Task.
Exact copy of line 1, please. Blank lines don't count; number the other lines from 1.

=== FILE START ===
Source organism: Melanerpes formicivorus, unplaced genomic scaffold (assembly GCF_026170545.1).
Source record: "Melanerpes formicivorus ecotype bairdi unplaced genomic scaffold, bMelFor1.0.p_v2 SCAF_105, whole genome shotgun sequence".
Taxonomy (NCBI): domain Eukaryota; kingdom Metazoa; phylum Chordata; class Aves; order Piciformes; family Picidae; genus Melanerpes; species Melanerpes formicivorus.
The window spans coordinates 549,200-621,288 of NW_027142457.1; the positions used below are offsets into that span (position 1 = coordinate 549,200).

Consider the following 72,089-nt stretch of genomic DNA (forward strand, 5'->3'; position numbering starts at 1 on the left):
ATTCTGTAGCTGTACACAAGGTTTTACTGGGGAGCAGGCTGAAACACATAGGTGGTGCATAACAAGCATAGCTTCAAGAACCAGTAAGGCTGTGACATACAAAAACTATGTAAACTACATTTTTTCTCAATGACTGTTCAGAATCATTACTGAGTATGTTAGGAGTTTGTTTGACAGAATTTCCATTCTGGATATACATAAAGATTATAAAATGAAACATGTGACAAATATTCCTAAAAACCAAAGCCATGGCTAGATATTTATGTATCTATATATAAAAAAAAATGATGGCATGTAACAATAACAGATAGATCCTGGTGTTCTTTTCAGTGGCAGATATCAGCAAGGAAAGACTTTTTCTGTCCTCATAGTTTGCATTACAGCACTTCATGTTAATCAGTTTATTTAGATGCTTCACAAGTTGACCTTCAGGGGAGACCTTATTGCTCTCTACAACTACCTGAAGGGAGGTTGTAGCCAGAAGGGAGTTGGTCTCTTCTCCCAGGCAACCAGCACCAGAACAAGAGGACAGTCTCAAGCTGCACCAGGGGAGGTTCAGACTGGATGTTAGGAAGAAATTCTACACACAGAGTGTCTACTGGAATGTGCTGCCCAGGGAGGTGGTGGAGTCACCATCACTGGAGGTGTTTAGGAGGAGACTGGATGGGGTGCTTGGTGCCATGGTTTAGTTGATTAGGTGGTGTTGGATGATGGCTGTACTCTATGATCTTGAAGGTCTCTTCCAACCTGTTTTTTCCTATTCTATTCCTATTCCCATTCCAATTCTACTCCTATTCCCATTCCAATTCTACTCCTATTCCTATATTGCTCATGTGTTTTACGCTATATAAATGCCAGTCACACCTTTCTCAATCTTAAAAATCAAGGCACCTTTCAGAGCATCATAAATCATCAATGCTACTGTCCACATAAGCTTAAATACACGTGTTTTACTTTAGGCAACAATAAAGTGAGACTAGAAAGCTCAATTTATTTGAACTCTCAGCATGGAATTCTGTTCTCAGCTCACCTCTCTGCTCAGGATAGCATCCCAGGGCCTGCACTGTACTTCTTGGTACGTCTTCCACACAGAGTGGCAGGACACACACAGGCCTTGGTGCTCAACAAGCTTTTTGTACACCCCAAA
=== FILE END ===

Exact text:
Source organism: Melanerpes formicivorus, unplaced genomic scaffold (assembly GCF_026170545.1).